Coonrod is a well-built, athletic pitcher with a strong lower half. He has an easily repeatable delivery with a simple step, turn, leg-lift motion, with his hands sitting at his waist. He gets his arm out of the glove quickly into a short circle behind him and drives towards the plate out of a 3/4 arm slot. I’d like to see him gather a little more over the rubber before going downhill, as it seemed like he was rushing at times.
Overall it was not a good outing for Coonrod in my viewing June 5th. He struggled with command, regularly pitching from behind in the count and not getting on top of the ball, leaving it chest high. He battled through the outing with stuff that clearly wasn’t his best, giving up six earned runs, four hits (including three HRs) and two walks. It was only the second time all season that he gave up more than two earned runs in a start.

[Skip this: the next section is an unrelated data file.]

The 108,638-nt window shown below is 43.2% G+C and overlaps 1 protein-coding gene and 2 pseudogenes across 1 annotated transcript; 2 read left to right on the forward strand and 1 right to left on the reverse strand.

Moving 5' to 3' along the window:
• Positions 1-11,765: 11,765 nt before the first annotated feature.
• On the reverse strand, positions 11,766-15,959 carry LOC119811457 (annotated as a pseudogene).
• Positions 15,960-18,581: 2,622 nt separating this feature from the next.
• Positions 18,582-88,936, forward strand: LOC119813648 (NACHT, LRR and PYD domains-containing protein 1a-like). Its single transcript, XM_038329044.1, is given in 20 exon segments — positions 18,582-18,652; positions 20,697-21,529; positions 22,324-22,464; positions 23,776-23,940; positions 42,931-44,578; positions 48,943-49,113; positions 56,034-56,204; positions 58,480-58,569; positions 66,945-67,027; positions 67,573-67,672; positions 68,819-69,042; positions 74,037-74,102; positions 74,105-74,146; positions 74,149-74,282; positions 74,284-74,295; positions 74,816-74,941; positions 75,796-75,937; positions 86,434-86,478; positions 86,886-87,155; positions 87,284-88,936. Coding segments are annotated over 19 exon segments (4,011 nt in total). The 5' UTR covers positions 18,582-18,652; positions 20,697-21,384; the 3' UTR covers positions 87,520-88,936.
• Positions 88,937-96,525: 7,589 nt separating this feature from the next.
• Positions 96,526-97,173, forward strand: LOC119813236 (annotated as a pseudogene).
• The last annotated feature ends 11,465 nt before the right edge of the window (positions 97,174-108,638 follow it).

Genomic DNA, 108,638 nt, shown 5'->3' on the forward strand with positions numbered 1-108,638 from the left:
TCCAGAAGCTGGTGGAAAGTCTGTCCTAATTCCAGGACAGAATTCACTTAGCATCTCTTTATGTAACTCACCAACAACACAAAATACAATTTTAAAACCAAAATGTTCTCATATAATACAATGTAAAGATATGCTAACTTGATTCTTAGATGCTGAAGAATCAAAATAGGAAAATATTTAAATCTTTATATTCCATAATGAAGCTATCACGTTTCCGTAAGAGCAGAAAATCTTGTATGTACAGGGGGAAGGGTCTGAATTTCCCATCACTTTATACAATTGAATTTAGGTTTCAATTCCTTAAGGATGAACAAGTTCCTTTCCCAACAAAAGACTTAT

Coonrod worked with mainly two pitches, a fastball and a slider, showing just a few changeups during the outing. The plus fastball was 92-to-94 mph (T96), but was straight, and being picked up and hit hard. At it’s best, it can have some arm-side tail. The slider, sitting 82-to-86 mph, is a plus pitch, and was his best of the day, with tight and late lateral/downward break. He was able to locate it off the plate to the glove side for weak ground balls and some swing and miss, but his overall poor command during the day allowed hitters to sit on the fastball. The changeup was flat with no follow through, leaving it up in the zone at 76-to-80 mph. The Giants’ statisticians who were charting pitches mentioned that he had been developing a 12-to-6 shaped curveball, but he didn’t throw it during the game, or during warm-ups.
One bad outing does not define a pitcher, and even though Coonrod’s command was off in this viewing, he flashed two potential plus pitches. If he can continue to develop a third pitch and limit the walks (22 through 55 IP, though he’s been able to pitch around them thanks to a .208 BAA), I could see him as a #4-type starter, and that sounds like what San Francisco wants to do.
With the fastball/slider combination, and ability to dial the fastball up to 96 mph at times, Coonrod looks more like a backend bullpen guy who can come in and miss bats.